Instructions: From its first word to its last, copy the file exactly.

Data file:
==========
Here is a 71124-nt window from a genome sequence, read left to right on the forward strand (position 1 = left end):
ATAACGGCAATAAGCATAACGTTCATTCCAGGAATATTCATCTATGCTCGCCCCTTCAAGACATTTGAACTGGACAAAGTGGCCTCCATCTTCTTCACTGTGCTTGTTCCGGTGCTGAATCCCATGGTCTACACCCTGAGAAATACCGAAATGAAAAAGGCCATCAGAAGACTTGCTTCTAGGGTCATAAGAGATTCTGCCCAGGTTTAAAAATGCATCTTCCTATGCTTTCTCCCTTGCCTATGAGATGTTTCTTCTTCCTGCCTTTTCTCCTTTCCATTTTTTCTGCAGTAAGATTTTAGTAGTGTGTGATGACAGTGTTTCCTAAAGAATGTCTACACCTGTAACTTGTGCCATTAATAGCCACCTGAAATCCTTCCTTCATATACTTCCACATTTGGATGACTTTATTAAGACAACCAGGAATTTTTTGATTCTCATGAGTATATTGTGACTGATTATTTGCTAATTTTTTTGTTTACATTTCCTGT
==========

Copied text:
Here is a 71124-nt window from a genome sequence, read left to right on the forward strand (position 1 = left end):
ATAACGGCAATAAGCATAACGTTCATTCCAGGAATATTCATCTATGCTCGCCCCTTCAAGACATTTGAACTGGACAAAGTGGCCTCCATCTTCTTCACTGTGCTTGTTCCGGTGCTGAATCCCATGGTCTACACCCTGAGAAATACCGAAATGAAAAAGGCCATCAGAAGACTTGCTTCTAGGGTCATAAGAGATTCTGCCCAGGTTTAAAAATGCATCTTCCTATGCTTTCTCCCTTGCCTATGAGATGTTTCTTCTTCCTGCCTTTTCTCCTTTCCATTTTTTCTGCAGTAAGATTTTAGTAGTGTGTGATGACAGTGTTTCCTAAAGAATGTCTACACCTGTAACTTGTGCCATTAATAGCCACCTGAAATCCTTCCTTCATATACTTCCACATTTGGATGACTTTATTAAGACAACCAGGAATTTTTTGATTCTCATGAGTATATTGTGACTGATTATTTGCTAATTTTTTTGTTTACATTTCCTGT